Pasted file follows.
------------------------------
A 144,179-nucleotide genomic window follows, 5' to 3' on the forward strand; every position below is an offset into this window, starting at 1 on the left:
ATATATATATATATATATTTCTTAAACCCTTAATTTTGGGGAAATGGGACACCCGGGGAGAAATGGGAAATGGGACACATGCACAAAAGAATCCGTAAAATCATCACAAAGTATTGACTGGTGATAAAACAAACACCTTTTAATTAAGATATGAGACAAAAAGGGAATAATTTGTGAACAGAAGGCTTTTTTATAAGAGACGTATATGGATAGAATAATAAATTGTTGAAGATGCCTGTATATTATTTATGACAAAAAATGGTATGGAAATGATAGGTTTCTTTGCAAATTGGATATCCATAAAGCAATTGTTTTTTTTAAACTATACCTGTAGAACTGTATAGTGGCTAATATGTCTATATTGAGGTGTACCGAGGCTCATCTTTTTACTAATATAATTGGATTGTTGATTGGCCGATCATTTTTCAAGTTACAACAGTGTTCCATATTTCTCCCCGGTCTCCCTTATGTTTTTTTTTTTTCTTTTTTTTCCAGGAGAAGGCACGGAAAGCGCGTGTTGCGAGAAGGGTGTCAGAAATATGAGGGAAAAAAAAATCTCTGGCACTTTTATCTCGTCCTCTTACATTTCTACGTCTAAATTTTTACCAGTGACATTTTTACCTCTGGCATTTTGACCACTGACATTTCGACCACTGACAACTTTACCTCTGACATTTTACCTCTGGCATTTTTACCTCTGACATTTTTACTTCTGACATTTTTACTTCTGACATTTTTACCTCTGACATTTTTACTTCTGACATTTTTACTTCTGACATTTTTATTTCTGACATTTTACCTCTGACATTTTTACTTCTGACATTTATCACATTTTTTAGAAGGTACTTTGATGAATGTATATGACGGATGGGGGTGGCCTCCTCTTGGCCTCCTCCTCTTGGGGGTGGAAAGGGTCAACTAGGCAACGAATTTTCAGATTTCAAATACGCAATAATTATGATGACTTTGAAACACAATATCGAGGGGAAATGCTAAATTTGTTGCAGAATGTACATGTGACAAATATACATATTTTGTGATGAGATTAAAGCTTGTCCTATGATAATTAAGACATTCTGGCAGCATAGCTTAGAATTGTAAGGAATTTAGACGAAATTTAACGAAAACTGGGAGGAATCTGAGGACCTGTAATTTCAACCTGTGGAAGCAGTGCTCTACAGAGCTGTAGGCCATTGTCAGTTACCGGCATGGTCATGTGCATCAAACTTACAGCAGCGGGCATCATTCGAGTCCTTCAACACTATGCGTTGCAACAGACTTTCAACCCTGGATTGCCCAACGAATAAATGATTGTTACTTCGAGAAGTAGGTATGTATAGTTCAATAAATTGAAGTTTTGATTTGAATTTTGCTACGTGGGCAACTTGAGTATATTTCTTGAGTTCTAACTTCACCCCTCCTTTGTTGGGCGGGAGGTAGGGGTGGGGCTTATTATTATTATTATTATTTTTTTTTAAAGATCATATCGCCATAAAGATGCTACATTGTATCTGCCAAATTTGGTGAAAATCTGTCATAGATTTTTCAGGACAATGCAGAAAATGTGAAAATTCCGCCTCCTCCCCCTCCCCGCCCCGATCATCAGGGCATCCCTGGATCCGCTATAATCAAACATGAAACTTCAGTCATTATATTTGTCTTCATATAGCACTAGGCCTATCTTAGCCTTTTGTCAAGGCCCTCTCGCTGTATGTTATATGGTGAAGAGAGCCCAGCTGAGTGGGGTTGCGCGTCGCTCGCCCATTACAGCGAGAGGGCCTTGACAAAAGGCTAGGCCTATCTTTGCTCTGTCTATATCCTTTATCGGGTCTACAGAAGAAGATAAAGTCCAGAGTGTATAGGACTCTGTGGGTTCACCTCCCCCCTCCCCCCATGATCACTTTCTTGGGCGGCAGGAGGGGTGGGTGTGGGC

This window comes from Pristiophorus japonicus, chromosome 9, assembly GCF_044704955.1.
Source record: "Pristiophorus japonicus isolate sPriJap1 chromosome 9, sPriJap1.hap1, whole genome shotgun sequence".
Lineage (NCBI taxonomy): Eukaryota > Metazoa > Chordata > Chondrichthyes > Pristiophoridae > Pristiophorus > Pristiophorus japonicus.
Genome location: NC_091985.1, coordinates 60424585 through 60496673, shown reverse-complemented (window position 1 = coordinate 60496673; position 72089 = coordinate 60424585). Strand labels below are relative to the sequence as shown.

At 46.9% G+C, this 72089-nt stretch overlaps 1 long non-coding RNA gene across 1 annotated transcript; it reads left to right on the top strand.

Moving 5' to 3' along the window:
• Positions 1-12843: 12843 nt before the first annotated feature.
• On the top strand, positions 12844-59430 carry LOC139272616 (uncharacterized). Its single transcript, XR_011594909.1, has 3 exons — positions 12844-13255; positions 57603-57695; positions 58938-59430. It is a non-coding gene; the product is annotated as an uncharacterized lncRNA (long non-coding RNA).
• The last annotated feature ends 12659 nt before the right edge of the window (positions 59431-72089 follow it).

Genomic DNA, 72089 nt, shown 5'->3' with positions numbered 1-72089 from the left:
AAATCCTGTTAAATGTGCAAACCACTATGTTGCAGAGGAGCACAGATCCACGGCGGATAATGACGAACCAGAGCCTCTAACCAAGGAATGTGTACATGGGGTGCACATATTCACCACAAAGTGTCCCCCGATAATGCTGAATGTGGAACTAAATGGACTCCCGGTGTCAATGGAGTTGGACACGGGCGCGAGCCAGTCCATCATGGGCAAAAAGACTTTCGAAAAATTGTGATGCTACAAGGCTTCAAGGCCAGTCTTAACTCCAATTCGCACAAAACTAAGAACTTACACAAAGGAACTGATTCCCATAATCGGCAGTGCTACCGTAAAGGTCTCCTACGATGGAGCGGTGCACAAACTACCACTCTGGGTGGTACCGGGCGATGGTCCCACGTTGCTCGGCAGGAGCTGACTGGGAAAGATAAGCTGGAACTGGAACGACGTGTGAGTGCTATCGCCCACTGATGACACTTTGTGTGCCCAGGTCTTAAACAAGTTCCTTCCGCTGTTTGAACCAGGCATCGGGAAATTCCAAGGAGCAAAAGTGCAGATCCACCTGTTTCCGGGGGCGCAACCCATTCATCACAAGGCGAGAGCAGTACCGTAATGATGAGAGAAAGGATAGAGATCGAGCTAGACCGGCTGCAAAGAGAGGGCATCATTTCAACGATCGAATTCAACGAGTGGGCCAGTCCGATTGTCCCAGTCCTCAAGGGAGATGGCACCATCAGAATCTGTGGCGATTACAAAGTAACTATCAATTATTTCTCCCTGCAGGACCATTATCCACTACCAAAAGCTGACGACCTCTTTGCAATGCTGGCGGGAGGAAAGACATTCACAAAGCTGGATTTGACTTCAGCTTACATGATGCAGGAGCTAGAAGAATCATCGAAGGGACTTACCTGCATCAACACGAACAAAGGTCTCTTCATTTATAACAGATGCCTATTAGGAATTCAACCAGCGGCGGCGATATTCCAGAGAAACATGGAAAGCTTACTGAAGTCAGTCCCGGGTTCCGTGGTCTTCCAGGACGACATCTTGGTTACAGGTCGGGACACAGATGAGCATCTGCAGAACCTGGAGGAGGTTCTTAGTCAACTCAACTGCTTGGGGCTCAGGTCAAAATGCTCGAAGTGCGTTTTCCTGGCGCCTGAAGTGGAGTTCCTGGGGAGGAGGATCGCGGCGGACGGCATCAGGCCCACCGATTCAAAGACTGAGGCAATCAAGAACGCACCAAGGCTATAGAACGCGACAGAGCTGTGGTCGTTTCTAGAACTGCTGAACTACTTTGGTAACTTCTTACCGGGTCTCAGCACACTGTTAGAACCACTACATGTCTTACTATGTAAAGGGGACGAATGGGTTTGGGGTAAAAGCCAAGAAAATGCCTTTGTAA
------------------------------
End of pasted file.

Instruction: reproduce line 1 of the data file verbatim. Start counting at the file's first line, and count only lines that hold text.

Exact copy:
A 144,179-nucleotide genomic window follows, 5' to 3' on the forward strand; every position below is an offset into this window, starting at 1 on the left: